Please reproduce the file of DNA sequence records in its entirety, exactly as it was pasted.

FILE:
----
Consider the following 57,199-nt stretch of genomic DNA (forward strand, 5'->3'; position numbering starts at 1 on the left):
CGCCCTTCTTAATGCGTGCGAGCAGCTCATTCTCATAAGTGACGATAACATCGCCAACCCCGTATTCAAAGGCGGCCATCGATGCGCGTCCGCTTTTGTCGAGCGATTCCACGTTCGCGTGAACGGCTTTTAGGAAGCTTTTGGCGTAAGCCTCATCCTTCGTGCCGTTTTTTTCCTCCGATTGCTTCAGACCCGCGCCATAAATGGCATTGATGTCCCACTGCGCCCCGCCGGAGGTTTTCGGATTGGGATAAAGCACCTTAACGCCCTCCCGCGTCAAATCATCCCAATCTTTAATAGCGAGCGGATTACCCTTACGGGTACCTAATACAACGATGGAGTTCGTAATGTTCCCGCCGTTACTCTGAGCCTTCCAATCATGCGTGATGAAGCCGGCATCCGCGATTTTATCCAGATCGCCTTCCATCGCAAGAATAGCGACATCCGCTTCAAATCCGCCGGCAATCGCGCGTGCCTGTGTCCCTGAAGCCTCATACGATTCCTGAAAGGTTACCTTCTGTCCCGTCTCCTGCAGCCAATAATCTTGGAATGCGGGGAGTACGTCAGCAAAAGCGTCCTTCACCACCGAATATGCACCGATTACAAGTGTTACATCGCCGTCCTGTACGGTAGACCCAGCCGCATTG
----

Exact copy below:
Consider the following 57,199-nt stretch of genomic DNA (forward strand, 5'->3'; position numbering starts at 1 on the left):
CGCCCTTCTTAATGCGTGCGAGCAGCTCATTCTCATAAGTGACGATAACATCGCCAACCCCGTATTCAAAGGCGGCCATCGATGCGCGTCCGCTTTTGTCGAGCGATTCCACGTTCGCGTGAACGGCTTTTAGGAAGCTTTTGGCGTAAGCCTCATCCTTCGTGCCGTTTTTTTCCTCCGATTGCTTCAGACCCGCGCCATAAATGGCATTGATGTCCCACTGCGCCCCGCCGGAGGTTTTCGGATTGGGATAAAGCACCTTAACGCCCTCCCGCGTCAAATCATCCCAATCTTTAATAGCGAGCGGATTACCCTTACGGGTACCTAATACAACGATGGAGTTCGTAATGTTCCCGCCGTTACTCTGAGCCTTCCAATCATGCGTGATGAAGCCGGCATCCGCGATTTTATCCAGATCGCCTTCCATCGCAAGAATAGCGACATCCGCTTCAAATCCGCCGGCAATCGCGCGTGCCTGTGTCCCTGAAGCCTCATACGATTCCTGAAAGGTTACCTTCTGTCCCGTCTCCTGCAGCCAATAATCTTGGAATGCGGGGAGTACGTCAGCAAAAGCGTCCTTCACCACCGAATATGCACCGATTACAAGTGTTACATCGCCGTCCTGTACGGTAGACCCAGCCGCATTG